Techical Discussions => General Tech- - BRAKES => Topic started by: Dan Cluley on June 07, 2008, 10:29:56 PM

Title: Pondering Dual Resivoir Systems
Post by: Dan Cluley on June 07, 2008, 10:29:56 PM
I believe this is how a master cylinder works, if not please correct me.
Pushing the brake pedal, pushes a “plunger” in each half of the MC which forces fluid to the wheels.
So, hypothetically speaking, if the front brakes were adjusted much tighter than the rears,  the front brakes would contact the drums first.  At which point the pedal would stop moving (without using much more force) without the rears ever being fully applied, right?
This brings me to the distribution block thing on the frame down below the MC.  On the dual reservoir cars this has input and output holes for the front and rear circuits, that are separated by a spring loaded divider in the middle.  If one side looses pressure the divider moves far enough to complete  a circuit and turn on the warning light.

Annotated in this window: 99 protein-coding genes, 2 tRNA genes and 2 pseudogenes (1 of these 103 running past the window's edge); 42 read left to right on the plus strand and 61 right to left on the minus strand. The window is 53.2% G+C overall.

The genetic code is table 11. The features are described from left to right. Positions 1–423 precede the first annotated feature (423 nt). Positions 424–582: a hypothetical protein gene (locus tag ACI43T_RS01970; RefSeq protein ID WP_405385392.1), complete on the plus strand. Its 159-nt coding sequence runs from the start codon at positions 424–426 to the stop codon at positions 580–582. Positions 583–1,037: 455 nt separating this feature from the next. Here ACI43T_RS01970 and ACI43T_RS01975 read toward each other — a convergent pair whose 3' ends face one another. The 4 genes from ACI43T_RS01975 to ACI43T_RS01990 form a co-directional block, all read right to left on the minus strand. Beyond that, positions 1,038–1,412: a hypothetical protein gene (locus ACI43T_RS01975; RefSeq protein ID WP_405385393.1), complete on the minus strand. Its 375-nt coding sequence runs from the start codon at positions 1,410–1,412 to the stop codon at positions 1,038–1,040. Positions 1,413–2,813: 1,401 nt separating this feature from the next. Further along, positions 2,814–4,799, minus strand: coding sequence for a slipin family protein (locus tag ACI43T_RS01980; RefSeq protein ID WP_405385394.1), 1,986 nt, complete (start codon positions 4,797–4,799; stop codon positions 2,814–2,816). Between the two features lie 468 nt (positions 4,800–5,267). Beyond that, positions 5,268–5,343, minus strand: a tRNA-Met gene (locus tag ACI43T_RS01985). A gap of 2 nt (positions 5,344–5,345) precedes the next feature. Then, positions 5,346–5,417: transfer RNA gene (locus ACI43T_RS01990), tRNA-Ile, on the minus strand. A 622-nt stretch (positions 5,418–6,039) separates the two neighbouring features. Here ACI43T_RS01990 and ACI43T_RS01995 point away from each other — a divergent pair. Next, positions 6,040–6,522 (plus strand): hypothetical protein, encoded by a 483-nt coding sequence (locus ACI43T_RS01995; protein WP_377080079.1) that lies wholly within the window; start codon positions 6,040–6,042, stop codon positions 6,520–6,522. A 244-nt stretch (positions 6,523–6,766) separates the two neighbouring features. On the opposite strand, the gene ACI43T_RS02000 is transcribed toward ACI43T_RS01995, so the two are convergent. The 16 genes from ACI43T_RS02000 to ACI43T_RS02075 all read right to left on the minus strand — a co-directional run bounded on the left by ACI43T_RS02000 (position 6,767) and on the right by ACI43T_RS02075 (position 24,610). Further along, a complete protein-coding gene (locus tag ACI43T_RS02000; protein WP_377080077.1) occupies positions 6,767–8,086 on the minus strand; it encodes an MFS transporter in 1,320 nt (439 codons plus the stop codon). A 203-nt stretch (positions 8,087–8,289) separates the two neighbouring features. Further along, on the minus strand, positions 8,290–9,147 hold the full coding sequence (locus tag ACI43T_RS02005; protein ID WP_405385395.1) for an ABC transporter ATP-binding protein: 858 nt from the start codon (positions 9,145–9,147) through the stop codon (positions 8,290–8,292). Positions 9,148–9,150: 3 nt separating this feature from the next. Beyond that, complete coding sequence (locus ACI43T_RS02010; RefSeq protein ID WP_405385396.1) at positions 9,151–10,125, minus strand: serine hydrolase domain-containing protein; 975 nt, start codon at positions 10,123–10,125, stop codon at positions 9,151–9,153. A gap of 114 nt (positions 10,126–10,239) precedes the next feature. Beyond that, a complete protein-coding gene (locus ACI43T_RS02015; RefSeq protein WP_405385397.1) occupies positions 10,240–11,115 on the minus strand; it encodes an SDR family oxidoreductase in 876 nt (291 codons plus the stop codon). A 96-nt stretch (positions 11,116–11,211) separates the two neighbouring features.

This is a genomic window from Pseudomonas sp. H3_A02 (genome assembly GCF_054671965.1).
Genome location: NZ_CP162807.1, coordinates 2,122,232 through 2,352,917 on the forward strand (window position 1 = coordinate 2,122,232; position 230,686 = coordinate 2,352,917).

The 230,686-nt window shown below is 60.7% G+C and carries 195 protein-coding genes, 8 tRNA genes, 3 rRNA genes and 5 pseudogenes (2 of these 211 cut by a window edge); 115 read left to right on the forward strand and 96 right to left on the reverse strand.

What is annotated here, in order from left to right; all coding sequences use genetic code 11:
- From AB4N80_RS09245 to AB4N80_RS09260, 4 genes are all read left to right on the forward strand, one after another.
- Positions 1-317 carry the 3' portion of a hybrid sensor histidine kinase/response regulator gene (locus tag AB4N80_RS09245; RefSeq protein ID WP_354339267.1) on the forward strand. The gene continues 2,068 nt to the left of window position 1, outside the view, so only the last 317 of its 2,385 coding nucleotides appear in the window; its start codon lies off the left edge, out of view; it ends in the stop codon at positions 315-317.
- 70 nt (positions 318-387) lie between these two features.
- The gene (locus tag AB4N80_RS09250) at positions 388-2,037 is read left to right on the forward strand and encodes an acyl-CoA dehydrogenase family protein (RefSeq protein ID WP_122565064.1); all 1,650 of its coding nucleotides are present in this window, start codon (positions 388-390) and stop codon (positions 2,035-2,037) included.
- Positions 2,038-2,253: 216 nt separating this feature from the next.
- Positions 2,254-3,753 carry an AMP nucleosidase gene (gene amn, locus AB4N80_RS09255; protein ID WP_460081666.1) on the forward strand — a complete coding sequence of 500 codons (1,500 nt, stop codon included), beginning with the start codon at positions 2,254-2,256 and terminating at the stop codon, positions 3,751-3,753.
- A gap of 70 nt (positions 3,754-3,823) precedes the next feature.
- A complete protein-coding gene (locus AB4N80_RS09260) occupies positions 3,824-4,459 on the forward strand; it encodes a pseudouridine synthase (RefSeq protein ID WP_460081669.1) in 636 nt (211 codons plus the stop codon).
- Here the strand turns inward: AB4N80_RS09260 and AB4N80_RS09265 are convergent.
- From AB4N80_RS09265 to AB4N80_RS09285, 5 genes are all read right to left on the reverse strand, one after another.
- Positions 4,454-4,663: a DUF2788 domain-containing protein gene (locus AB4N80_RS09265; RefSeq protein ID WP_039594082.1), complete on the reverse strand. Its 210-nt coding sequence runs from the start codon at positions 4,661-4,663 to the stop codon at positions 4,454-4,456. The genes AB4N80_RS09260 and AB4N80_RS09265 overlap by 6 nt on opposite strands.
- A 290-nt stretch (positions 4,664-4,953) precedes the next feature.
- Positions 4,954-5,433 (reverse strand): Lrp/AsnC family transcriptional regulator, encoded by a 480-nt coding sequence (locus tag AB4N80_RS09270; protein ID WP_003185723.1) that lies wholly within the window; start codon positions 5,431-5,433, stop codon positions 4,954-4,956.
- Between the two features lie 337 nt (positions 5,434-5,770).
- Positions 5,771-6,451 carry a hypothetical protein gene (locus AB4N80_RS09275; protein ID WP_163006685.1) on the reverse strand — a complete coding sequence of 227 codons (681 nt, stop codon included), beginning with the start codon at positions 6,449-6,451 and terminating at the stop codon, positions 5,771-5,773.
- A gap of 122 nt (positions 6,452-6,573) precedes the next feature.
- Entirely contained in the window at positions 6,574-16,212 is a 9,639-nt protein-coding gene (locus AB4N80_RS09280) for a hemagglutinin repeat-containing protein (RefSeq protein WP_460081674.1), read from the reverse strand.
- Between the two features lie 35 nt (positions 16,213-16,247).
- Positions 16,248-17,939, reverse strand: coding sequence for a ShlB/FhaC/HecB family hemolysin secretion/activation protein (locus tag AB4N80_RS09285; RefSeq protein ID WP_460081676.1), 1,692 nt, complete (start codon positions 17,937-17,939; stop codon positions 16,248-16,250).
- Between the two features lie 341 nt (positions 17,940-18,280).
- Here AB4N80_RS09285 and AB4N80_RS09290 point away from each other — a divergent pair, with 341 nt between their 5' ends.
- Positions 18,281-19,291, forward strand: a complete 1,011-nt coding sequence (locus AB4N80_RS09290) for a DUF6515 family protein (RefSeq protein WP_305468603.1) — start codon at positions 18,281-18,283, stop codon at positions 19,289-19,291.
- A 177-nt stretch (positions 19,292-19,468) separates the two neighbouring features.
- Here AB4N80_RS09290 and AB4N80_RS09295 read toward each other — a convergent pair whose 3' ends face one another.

My question is, does that divider move slightly under normal circumstances to allow the pressure/volume in the front and rear systems to equalize?
The reason I ask, is that when I converted from single to dual reservoir, I did not use the factory distribution block.  I used a plug to block off the rear hole in the original block, and then connected straight from the MC to the rear line.
I do have the proper dual res distribution block, and am wondering whether I might get better braking with it installed?
Title: Pondering Dual Resivoir Systems
Post by: Arlen Vander Hoff on June 08, 2008, 05:49:06 AM
The way you did it is the way I was told to run the lines too Dan. On the single resivoir cars the block you speak of really doesn't do anything but turn on the light during loss of pressure.(I'm talking about the originial block on our cars) It doesn't do anything for putting the fluid to the brakes that are still functioning.
You could get an adjustible proportioning valve and plumb it into your system and try it out.